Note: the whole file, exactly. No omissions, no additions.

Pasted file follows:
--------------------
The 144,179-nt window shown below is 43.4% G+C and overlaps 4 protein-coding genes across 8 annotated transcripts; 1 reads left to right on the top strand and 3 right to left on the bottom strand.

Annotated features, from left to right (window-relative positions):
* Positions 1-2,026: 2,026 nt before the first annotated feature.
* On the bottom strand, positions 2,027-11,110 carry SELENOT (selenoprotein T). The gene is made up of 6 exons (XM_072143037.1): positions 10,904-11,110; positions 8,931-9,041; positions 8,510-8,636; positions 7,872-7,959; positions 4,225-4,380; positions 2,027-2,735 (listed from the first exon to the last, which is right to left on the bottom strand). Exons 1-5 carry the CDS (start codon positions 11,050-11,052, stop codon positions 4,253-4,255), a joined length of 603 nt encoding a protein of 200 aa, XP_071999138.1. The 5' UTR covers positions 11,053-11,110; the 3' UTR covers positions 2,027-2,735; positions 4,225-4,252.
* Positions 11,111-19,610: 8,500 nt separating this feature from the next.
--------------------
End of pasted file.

The 144,179-nt window shown below is 43.4% G+C and overlaps 4 protein-coding genes across 8 annotated transcripts; 1 reads left to right on the top strand and 3 right to left on the bottom strand.

Annotated features, from left to right (window-relative positions):
* Positions 1-2,026: 2,026 nt before the first annotated feature.
* On the bottom strand, positions 2,027-11,110 carry SELENOT (selenoprotein T). The gene is made up of 6 exons (XM_072143037.1): positions 10,904-11,110; positions 8,931-9,041; positions 8,510-8,636; positions 7,872-7,959; positions 4,225-4,380; positions 2,027-2,735 (listed from the first exon to the last, which is right to left on the bottom strand). Exons 1-5 carry the CDS (start codon positions 11,050-11,052, stop codon positions 4,253-4,255), a joined length of 603 nt encoding a protein of 200 aa, XP_071999138.1. The 5' UTR covers positions 11,053-11,110; the 3' UTR covers positions 2,027-2,735; positions 4,225-4,252.
* Positions 11,111-19,610: 8,500 nt separating this feature from the next.